4.7 Cancer

Human cancer xenografts offer a unique tool to study relevant cancer cell growth kinetics under various pressures in a living model system. Using the MDA-231 breast cancer cell line, tumors rapidly develop in the lungs of SCID mice following delivery via tail vein injection (Ayuzawa et al. 2009). However, UC-MSCs injected weekly starting 8 days after MDA-231 cells, homed to tumors within the lungs and significantly attenuated tumor growth following 3 weekly UC-MSC injections. In a second study, Wu et al. (2013) provide evidence that microvesicles released from UC-MSCs may be mediating this response (Wu et al. 2013). Using a T24 bladder cancer cell xenograft in nude mice, UC-MSCs or UC-MSC-derived microvesicles, injected alongside T24 cells, both significantly reduced tumor growth by 30 days, yet the concentrated microvesicles outperformed UC-MSCs. In both treatment groups, decreased cell proliferation and increased apoptosis within the tumors were noted. Still, the mechanisms through which the microvesicles are functioning in this system are unknown. It should also be noted that UC-MSCs have been shown to enhance tumor development, growth and metastasis in xenograft models. In an esophageal carcinoma cell line, Eca109, UC-MSCs increased tumor growth when injected simultaneously to cancer cells in a nude mouse xenograft model (Yang et al. 2014). Furthermore, when injected after tumors had already been established, enhanced tumor growth and metastasis to the lymph nodes were observed in UC-MSC treated groups. It is possible that there are type-specific interactions between cancer cells and UC-MSCs, and thus there is a need for investigation into these responses. Conversely, an alternative approach has recently been investigated for the use of UC-MSCs as therapeutics in cancer treatment. Using the natural homing nature of UC-MSCs Yan et al. (2016) have modified these cells to produce a soluble TRAIL ligand to induce apoptosis in established lung tumors of A549 lung cancer cell xenografts (Yan et al. 2016). Although the level of apoptosis within the tumor was greatly increased by the modified UC-MSCs, no difference in tumor size or animal survival were noted compared to the control groups. However, this approach permits the possibility to include additional modifications to improve upon these effects moving forward.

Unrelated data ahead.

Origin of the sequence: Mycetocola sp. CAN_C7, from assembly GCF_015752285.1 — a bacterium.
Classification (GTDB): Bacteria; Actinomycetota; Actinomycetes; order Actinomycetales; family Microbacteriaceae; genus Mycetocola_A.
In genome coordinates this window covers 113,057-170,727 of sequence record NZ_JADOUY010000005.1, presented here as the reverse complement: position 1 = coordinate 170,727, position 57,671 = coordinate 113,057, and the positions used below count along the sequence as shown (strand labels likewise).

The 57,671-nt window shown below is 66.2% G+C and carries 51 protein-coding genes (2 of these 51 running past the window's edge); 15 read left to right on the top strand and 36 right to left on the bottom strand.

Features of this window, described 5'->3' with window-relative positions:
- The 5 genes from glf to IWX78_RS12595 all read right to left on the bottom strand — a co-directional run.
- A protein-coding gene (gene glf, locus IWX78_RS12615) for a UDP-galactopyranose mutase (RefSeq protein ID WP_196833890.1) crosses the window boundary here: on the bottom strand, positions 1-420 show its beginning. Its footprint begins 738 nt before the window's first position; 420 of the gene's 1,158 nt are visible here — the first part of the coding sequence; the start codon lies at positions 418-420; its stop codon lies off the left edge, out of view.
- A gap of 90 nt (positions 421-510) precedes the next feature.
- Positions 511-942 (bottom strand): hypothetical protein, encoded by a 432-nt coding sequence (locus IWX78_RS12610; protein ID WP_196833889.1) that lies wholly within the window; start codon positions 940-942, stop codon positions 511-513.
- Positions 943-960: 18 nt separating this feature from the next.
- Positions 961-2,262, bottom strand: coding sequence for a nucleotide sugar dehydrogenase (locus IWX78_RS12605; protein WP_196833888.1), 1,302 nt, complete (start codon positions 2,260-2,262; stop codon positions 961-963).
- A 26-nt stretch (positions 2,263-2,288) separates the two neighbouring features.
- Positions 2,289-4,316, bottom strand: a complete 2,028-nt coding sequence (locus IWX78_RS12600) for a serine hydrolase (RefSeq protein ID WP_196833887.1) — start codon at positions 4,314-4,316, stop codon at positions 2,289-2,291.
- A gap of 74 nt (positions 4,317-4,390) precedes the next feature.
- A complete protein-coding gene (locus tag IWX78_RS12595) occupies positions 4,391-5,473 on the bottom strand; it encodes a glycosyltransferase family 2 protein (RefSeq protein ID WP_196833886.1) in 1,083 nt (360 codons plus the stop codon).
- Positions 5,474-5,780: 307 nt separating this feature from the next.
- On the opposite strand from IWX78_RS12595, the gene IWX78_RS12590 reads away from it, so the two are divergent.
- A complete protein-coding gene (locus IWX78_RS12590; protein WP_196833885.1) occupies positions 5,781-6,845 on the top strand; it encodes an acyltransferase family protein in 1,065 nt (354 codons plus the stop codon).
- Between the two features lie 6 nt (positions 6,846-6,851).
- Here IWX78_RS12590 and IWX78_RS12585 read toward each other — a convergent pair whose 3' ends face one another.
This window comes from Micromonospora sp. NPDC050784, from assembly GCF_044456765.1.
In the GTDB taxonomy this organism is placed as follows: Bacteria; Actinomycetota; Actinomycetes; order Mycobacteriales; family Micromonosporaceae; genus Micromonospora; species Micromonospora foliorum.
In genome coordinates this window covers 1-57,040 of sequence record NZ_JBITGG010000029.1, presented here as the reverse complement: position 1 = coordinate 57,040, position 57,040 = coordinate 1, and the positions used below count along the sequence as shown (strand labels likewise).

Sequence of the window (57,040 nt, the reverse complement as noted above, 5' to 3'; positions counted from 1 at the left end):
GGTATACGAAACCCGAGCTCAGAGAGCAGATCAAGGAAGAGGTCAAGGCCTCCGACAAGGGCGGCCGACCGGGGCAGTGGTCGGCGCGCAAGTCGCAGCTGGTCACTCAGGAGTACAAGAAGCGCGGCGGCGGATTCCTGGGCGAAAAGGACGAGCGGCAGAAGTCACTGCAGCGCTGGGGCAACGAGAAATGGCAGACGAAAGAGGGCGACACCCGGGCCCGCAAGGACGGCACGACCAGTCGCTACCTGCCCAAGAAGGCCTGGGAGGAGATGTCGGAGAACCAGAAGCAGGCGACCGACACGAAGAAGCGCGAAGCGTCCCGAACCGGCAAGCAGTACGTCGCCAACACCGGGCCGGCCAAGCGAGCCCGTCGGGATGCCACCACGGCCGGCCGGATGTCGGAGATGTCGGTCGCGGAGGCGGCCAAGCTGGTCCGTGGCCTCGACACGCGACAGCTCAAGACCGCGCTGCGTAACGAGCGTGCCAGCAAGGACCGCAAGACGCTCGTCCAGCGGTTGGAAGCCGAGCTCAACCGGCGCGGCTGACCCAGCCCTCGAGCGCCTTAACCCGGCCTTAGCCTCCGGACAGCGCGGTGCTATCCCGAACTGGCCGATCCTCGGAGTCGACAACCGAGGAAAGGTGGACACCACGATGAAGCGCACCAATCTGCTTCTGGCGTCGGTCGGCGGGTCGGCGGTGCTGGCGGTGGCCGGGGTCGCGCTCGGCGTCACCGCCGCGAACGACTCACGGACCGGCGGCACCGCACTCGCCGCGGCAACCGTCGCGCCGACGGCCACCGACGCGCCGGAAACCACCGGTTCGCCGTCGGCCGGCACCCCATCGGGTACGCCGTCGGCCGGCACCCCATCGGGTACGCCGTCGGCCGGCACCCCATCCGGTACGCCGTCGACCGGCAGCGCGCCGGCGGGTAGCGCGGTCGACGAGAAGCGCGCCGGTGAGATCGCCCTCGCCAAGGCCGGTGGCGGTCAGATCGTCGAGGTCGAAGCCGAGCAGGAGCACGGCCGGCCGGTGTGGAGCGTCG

4.8 Antibody Therapy and Biodefense